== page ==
Infectious Disease

Instances of anaphylaxis are uncommon with the primary 1.9 million COVID-19 vaccinations

January 06, 2021

2 min read

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As of December 23, there were 21 confirmed cases of anaphylaxis among the first 1,893,360 recipients of the Pfizer / BioNTech COVID-19 vaccine in the US, the CDC and FDA reported in MMWR.

This equates to a rate of 11.1 cases of anaphylaxis per 1 million doses of COVID-19 vaccine, compared to 1.3 cases per 1 million influenza vaccinations Nancy E. Messonnier, MD, Director of the National Center for Immunization and Respiratory Diseases of the CDC.

Covid vaccination

The anaphylaxis rate among those vaccinated with the Pfizer-BioNTech COVID-19 vaccine is 13.1 per 1 million doses.
Photo credit: Adobe Stock

“That may seem high, but it is still a rare result,” Messonnier said during a press conference on Wednesday.

“We know that safety is one of the top public concerns about COVID-19 vaccines,” Messonnier said. ‚ÄúSafety has been of paramount importance throughout the development process, and the continued safety of these vaccines when given to the public is of paramount importance to the federal government. Ensuring public knowledge and confidence in the safety of these vaccines, both initially and during prolonged use, is an essential part of our national vaccination efforts. “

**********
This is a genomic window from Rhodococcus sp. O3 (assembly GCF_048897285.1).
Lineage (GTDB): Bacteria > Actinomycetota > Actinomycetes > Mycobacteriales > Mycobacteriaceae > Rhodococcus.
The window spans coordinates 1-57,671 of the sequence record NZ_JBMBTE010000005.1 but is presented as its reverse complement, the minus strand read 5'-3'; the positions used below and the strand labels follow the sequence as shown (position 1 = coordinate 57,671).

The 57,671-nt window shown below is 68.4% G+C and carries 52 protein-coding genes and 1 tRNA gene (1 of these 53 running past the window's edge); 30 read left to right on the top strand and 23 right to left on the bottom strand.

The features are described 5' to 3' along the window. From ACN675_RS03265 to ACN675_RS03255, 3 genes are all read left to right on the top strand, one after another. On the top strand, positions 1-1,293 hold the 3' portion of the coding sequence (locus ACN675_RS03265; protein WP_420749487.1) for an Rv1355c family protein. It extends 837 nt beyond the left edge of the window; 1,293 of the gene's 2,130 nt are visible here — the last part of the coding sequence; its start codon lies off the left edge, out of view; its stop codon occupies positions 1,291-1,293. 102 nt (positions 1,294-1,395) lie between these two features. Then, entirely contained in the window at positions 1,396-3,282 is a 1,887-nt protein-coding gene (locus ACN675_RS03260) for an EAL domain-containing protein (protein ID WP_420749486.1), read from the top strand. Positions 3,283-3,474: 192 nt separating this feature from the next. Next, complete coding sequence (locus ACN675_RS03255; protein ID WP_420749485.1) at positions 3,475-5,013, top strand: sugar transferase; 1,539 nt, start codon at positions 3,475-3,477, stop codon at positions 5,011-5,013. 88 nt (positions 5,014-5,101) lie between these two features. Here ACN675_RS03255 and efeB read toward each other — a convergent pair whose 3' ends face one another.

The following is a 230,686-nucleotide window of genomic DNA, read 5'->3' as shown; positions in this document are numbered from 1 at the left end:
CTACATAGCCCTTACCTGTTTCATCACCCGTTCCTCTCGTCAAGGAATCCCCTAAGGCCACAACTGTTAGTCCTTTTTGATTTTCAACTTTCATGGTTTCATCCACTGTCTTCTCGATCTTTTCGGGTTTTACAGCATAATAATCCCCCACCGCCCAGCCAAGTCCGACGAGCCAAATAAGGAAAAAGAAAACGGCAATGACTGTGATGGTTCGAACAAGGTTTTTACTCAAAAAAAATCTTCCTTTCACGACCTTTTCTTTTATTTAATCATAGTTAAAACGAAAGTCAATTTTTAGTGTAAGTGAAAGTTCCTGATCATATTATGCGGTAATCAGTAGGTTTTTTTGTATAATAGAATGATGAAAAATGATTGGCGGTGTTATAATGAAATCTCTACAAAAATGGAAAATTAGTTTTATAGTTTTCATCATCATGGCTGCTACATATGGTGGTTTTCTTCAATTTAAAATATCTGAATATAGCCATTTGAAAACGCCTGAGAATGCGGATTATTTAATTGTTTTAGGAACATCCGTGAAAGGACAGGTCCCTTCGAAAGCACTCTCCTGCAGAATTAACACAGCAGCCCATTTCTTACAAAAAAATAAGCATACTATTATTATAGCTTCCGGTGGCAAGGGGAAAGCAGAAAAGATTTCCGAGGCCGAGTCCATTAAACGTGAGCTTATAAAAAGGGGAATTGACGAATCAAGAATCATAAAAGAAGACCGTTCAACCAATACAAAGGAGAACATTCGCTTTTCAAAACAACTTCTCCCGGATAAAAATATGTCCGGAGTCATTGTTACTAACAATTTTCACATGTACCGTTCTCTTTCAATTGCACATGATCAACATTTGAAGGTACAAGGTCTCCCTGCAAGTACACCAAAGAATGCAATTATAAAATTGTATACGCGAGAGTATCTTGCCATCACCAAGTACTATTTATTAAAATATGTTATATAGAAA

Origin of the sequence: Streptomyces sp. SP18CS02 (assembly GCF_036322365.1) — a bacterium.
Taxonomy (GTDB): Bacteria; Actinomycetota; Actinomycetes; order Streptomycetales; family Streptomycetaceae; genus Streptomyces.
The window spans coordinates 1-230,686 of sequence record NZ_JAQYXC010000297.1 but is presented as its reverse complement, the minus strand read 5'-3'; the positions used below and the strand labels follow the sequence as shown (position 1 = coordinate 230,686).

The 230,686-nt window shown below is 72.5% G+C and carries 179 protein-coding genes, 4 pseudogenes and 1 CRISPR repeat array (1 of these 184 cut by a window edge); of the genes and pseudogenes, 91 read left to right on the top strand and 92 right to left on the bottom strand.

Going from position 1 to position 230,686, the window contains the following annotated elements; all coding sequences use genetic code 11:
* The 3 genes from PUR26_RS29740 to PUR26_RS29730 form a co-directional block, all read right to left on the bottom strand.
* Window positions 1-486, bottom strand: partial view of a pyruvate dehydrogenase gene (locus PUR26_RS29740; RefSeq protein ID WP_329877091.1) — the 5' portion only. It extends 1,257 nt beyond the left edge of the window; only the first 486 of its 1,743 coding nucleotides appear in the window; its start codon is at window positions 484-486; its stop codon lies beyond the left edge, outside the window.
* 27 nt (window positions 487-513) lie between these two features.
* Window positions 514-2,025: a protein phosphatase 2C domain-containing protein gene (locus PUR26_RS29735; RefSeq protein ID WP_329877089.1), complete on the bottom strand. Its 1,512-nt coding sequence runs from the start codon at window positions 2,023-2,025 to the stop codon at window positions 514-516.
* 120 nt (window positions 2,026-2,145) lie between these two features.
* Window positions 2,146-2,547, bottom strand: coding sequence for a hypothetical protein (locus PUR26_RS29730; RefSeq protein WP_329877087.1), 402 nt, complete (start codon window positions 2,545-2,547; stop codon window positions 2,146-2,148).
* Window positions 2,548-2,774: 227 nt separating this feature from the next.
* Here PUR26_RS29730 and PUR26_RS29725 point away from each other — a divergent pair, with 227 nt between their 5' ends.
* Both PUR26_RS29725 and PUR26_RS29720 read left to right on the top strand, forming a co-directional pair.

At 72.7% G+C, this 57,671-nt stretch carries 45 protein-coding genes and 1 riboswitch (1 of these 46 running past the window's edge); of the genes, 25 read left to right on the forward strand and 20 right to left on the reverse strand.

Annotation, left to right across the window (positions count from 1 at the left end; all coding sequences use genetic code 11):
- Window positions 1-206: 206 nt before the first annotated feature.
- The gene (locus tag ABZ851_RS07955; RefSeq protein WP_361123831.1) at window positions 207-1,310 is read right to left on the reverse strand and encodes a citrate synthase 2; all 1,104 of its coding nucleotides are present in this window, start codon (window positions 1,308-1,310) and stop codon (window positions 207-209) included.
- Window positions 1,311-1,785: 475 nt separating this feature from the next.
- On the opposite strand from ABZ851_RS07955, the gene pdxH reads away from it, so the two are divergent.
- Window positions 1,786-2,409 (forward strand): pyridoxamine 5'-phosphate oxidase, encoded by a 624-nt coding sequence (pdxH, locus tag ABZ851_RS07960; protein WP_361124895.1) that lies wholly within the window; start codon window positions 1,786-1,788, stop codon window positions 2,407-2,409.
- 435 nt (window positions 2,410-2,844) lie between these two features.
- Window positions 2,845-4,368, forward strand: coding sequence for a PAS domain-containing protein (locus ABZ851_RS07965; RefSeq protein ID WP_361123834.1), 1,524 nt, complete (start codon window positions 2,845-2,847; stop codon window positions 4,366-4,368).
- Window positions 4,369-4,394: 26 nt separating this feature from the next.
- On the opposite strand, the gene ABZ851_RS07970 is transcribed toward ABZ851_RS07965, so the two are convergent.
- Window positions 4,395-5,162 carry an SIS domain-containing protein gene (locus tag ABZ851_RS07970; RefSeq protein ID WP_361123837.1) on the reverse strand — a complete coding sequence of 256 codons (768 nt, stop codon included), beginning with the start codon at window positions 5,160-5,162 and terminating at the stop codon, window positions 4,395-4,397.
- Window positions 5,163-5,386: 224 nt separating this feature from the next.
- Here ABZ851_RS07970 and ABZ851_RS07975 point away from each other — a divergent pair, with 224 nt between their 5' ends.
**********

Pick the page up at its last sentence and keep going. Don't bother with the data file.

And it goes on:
Nancy E. Messonnier

According to the report, more than 4,000 adverse events were observed after vaccination with Pfizer and BioNTech’s Messenger RNA-based COVID-19 vaccine. Of these, 21 cases of anaphylaxis were confirmed. The report stated that those who developed anaphylaxis were on average 40 years old, had symptoms about 13 minutes after vaccination, and had a history of food, medication, or insect allergies. No clustering was observed, according to Messonnier, and patients with anaphylaxis varied based on location and vaccine lots. Of the 20 patients with available follow-up data, all had recovered or had been discharged home.

Following the appearance of these data, the CDC released updated Preliminary Clinical Considerations for the use of vaccines currently approved in the United States and preliminary considerations for preparing for the potential management of anaphylaxis. According to the study, in addition to screening for contraindications and precautions prior to administering COVID-19 vaccines, vaccination centers should have the necessary resources to treat anaphylaxis, have post-vaccination observation periods, and give people with anaphylaxis signs and symptoms immediately with intramuscular injection treat adrenaline.

Messonnier said some adverse events are random and may not be related to the actual vaccine.

“I know I’m looking forward to the day when I can roll up my sleeve and get vaccinated,” she said.

References:

press conference

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